Everything has changed in Australian politics
The reality of this election outcome was far removed from the shallow, lazy Tweedledum Tweedledee version of politics. The results highlighted the previously untapped power of women, the impotence of mainstream media, and the fundamental importance of community and connectedness writes CCA CEO David Crosbie.
There has been a major shift in Australian politics and the implications for charities are enormous.
We haven’t just seen a change of government, but a change in what it means to campaign, to win voter support, to represent a community. And yet, few commentators seem to be exploring what this may mean.
Most of the post-election analysis seems focused through the narrow lens of a two-party preferred world view in which we are all partisan. Politics is described like a football match, two competing teams, barrackers and supporters making lots of noise on the sidelines, the teams scoring points from the commentariat and attracting supporters with hyper-partisan barbs and slick marketing messages – victory and power being all that matters.
The reality has proved to be far removed from the shallow and lazy Tweedledum Tweedledee version of politics.
The election results have clearly highlighted the previously untapped power of women, the impotence of mainstream media, and the fundamental importance of community and connectedness.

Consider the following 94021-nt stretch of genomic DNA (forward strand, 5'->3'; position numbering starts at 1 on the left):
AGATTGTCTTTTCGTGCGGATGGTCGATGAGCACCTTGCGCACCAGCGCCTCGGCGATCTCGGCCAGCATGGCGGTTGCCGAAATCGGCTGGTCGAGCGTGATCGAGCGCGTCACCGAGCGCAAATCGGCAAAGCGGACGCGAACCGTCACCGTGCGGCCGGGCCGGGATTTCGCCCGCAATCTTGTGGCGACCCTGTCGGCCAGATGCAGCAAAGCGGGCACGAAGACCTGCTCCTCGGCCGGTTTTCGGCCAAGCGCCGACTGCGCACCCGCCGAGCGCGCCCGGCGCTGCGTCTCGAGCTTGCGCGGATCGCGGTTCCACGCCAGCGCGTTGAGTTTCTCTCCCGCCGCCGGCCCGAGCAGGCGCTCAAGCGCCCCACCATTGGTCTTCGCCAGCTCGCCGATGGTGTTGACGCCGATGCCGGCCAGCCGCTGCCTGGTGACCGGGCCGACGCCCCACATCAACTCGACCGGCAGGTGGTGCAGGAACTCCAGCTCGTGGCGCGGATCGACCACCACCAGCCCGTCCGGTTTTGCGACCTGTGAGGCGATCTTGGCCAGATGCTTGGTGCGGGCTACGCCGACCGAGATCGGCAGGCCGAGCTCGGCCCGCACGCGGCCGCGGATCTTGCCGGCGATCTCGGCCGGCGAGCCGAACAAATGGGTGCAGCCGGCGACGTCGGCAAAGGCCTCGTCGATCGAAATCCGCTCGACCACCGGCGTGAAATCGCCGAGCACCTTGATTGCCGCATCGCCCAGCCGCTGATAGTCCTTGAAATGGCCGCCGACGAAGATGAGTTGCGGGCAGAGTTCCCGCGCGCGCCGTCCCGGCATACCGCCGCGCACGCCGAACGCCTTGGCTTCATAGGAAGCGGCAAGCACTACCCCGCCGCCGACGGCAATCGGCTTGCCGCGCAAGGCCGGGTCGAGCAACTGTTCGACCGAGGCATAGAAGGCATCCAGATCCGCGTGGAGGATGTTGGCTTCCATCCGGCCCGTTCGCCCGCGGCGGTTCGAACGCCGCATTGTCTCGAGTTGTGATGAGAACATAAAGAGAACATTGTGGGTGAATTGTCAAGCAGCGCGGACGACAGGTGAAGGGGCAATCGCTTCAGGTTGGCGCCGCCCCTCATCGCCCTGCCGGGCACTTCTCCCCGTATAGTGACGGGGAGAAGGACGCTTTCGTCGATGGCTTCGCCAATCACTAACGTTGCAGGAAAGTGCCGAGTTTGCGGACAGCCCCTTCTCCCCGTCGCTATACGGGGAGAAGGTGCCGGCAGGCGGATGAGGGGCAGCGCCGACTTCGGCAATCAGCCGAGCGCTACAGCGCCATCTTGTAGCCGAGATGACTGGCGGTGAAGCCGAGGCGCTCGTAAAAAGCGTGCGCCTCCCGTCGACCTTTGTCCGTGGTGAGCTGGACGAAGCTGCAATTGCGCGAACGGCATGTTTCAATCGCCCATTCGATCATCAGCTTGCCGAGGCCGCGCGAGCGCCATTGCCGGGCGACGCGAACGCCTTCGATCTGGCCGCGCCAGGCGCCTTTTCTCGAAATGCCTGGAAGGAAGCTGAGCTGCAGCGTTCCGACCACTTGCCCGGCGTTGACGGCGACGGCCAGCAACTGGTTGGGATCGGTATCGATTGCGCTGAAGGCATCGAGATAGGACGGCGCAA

When it comes to actual policy, one of the strongest messages from the election is that climate matters to people. Despite both the major parties officially embracing a net zero climate target by 2050, disillusioned climate science deniers, freedom crusaders and Sky overnight fans did not swell the votes of One Nation or the United Australia Party. The absurdist right of politics spent close to $100 million to be outpolled by the informal vote in most electorates.
The outcome of the election suggests that the campaigning insights from our environmentally-focused colleagues deserve much more attention than they are receiving.
Unlike previous election campaigns, there were less direct protests by climate activists during the election campaign. There was no Adani Convoy, no Extinction Rebellion blockade, the coal trains moved freely, and the fossil fuel ships came and went. This was no accident. As Dave Copeman from the Queensland Conservation Council told Annabel Crabb, “The climate movement learned the lessons of 2019 and realised we had to avoid whipping up people’s fear or allowing climate to become something that regional Queensland feared.”
In the same Crabb article, Nic Seton of Parents for Climate Action described how they took a less confrontational approach, opting not to hand out a scorecard for major parties on climate, but holding many community events like climate walks and climate picnics. “We’re into building bridges, not walls,” he said.
Seeing how well this approach worked should change the way many charities campaign for their issues. There are two fundamental points of importance here.